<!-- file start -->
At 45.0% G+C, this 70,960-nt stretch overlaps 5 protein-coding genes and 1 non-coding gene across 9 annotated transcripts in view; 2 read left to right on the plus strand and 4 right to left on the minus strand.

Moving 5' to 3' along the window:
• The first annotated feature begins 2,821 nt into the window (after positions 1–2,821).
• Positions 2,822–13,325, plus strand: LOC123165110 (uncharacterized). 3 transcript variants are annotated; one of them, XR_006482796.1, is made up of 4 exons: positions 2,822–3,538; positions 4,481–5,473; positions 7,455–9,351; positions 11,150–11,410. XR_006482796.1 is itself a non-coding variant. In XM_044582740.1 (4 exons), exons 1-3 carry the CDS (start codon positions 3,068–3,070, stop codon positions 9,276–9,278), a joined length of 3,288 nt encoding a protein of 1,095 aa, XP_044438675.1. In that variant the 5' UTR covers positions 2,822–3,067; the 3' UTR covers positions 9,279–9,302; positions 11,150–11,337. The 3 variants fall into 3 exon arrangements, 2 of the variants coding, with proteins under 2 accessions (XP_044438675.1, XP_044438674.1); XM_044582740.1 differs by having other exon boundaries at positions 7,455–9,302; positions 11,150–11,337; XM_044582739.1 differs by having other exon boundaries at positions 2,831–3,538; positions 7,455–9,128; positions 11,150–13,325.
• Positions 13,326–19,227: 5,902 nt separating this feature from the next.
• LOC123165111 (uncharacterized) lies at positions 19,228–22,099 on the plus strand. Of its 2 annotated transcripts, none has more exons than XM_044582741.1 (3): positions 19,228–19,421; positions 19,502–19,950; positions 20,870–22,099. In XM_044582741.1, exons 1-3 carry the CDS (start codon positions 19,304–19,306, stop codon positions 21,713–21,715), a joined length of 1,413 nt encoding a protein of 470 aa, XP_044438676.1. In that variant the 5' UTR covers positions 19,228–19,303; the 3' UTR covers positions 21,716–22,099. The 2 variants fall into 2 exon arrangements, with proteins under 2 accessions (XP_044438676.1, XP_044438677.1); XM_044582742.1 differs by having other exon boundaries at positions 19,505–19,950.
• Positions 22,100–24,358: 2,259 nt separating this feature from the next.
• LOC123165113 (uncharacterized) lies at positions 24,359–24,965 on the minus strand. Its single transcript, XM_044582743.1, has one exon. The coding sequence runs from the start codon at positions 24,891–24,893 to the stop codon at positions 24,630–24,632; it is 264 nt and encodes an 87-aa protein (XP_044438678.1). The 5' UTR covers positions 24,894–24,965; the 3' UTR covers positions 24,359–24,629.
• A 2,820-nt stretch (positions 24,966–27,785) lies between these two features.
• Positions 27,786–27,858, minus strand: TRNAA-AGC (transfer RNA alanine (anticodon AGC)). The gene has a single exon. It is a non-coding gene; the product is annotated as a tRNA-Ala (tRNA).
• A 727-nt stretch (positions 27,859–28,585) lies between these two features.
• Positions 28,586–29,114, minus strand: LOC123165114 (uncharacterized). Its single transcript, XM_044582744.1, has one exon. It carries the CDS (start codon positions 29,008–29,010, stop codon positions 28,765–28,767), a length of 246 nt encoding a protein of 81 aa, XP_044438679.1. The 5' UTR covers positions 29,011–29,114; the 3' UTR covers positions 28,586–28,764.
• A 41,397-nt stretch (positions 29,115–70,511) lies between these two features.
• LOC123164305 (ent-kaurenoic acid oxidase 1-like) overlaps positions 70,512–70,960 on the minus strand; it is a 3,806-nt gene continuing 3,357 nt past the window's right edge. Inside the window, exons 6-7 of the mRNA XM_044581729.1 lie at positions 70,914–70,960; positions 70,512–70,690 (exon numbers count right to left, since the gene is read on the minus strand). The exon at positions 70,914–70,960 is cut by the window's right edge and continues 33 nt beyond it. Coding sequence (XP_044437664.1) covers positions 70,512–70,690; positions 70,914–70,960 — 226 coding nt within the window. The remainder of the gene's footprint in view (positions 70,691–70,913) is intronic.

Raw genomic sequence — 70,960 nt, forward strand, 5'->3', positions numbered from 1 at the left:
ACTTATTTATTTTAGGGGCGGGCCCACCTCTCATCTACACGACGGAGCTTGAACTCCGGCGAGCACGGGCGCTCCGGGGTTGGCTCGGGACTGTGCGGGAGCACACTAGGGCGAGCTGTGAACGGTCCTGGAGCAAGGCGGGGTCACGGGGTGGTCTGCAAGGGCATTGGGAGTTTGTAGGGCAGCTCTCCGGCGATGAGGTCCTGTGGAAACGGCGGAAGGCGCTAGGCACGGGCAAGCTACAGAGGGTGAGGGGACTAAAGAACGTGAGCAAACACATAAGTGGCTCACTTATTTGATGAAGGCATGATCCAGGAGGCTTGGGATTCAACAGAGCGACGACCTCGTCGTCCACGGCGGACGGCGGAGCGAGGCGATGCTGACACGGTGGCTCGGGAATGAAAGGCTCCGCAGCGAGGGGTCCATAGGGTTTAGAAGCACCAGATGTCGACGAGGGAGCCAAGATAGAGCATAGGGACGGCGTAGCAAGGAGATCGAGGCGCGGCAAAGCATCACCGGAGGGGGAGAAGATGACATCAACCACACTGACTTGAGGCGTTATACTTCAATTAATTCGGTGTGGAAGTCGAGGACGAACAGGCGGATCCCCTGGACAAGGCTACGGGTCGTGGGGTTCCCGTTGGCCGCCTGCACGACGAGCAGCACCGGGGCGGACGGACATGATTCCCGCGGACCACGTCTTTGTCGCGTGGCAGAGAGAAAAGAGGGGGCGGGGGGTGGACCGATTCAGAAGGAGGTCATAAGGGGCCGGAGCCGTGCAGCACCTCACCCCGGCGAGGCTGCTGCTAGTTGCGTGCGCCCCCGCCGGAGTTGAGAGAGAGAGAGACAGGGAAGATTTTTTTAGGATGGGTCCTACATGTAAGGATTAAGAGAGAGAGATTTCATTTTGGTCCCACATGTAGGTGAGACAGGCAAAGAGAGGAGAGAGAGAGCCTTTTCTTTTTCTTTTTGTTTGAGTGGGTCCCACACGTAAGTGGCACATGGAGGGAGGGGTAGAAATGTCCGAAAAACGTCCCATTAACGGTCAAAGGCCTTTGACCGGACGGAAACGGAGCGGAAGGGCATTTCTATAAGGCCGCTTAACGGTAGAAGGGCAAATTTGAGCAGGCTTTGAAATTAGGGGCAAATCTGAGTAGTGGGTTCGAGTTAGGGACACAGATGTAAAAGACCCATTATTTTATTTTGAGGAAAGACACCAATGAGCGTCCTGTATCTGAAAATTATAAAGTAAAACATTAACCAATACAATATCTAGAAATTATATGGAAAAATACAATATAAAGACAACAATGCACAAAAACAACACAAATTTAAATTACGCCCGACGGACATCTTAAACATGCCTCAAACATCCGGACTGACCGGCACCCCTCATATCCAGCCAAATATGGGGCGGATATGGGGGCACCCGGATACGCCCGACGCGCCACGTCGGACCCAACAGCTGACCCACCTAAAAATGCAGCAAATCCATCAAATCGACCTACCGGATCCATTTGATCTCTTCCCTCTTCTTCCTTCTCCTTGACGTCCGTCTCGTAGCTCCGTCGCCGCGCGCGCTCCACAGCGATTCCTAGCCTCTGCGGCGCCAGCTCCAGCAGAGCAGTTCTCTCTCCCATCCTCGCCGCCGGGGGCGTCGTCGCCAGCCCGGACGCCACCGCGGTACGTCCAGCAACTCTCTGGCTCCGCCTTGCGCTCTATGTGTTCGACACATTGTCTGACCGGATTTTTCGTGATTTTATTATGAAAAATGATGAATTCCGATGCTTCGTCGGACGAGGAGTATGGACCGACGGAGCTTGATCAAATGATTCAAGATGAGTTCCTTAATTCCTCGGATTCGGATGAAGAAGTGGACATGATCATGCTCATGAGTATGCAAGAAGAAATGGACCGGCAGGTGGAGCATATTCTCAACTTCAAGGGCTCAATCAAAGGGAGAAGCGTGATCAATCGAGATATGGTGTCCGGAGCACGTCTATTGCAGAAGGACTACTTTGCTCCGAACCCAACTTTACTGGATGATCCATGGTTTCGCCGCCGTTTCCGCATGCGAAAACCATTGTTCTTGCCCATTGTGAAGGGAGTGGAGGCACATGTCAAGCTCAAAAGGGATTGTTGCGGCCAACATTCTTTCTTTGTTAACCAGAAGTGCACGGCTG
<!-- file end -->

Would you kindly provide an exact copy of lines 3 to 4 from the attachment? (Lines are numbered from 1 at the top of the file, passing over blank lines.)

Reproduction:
• The first annotated feature begins 2,821 nt into the window (after positions 1–2,821).
• Positions 2,822–13,325, plus strand: LOC123165110 (uncharacterized). 3 transcript variants are annotated; one of them, XR_006482796.1, is made up of 4 exons: positions 2,822–3,538; positions 4,481–5,473; positions 7,455–9,351; positions 11,150–11,410. XR_006482796.1 is itself a non-coding variant. In XM_044582740.1 (4 exons), exons 1-3 carry the CDS (start codon positions 3,068–3,070, stop codon positions 9,276–9,278), a joined length of 3,288 nt encoding a protein of 1,095 aa, XP_044438675.1. In that variant the 5' UTR covers positions 2,822–3,067; the 3' UTR covers positions 9,279–9,302; positions 11,150–11,337. The 3 variants fall into 3 exon arrangements, 2 of the variants coding, with proteins under 2 accessions (XP_044438675.1, XP_044438674.1); XM_044582740.1 differs by having other exon boundaries at positions 7,455–9,302; positions 11,150–11,337; XM_044582739.1 differs by having other exon boundaries at positions 2,831–3,538; positions 7,455–9,128; positions 11,150–13,325.